D. G. HOGARTH
§ 2.—The South-Wcstern Corner.
As soon as the ioner face of the south-western angle of tlie Great Wall
was determined, it was seen that only a very narrow strip of the inner town
had survived the erosion of the sea at that point. The waves, driven on
shore by the prevailing north-westerly winds (of whose persistent violence
in this locality we had subseqnently all too much experience), have at this
point eaten out a deep bay, carrying away all the western wall of the city
except some ten metres of its southern end, and also all but that strip of
constrnctions, which, nestling under the southern wall, widens from five
metres at the west, to some twentjr metres farther east, as the cliff curves
definitely away to northward (Fig. 5).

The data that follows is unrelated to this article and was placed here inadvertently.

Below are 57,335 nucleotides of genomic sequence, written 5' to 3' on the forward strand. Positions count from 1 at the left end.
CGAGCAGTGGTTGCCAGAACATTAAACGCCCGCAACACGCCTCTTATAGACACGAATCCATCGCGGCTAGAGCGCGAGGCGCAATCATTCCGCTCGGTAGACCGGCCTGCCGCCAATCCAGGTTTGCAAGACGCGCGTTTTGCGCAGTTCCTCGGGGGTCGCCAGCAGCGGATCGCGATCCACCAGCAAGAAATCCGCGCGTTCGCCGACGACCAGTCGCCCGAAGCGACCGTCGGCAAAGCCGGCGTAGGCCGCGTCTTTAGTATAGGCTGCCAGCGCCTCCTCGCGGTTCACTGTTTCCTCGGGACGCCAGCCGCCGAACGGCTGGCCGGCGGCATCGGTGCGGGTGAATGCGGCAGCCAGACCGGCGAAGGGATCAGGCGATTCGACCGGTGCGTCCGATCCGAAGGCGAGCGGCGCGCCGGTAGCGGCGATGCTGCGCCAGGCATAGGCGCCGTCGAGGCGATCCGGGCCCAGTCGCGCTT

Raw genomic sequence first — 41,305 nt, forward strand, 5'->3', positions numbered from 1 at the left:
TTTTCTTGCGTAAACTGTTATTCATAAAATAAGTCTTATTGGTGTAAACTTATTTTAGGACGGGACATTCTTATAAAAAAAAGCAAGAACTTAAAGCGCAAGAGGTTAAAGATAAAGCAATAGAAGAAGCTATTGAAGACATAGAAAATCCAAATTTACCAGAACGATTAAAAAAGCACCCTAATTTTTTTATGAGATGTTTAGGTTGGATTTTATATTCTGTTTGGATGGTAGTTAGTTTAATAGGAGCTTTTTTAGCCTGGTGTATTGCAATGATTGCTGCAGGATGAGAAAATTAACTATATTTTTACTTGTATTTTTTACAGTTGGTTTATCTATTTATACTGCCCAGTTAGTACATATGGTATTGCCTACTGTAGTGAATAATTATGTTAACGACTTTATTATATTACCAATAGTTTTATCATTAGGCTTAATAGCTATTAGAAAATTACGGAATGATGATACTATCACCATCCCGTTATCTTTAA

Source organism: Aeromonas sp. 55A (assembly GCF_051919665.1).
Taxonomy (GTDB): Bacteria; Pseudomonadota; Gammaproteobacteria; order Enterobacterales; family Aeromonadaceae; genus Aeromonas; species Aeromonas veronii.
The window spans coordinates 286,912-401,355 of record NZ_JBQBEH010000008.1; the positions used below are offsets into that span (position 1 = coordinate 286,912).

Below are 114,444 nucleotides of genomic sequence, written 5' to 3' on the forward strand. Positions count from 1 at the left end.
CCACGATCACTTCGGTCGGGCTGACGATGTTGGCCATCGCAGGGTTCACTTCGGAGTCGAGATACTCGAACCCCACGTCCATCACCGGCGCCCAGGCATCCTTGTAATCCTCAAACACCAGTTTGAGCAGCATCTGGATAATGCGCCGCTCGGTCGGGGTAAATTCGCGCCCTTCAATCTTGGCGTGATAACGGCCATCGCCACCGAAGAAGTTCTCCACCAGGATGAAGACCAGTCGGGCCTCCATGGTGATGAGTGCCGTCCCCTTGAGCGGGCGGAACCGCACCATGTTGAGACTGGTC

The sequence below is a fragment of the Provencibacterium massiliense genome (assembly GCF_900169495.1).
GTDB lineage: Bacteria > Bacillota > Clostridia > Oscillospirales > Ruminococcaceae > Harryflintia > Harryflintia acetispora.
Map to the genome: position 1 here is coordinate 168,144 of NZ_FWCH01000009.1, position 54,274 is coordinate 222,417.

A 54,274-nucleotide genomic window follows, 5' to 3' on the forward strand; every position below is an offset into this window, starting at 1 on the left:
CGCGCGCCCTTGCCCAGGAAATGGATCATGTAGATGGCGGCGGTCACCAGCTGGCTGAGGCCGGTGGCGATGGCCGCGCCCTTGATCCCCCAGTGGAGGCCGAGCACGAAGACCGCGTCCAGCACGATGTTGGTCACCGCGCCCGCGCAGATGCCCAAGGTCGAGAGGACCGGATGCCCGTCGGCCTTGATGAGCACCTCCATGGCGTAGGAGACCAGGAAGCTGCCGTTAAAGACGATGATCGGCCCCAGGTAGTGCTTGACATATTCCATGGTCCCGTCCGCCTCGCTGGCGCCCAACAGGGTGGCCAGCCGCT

In this horn-like remnaut of the south-west quarter of the city, Mr.
Mackenzie had made soundings in 1800 with the results already described.
Fro. 5.—Tue Eroded S.W. Corner of tue Town prom within.
After the outer face of the Fortification had been cleared in the following
year, Mr. Cecil Smith turned Iiis attention to such Chambers as had not
been completely cleared within.
The passage communicating from the town with the postern at the foot
of the intra-mural staircase (infra, p. 33, Figs. 16, 17) was first op'ened out
(D 5). It had ere this become clear that this stairway was a means of access
from within to the crown of the rainpavt, not an exit to the open country;
but the outward profile of the enclosing bastion was uever clearly determined
owing to its ruinons condition.1 The whole fortification makes a marked
outward sally at this point, and fiossibly rose into a low but massive tower.
When the space in the extreme south-west angle (A B 5) came to be
wholly dug out to rock, house walls of a more primitive epoch and better con-
struction than the unsquared structures, which appear nearest the surface
1 Mv. Mackenzie dissents here.
See p. 257 infra.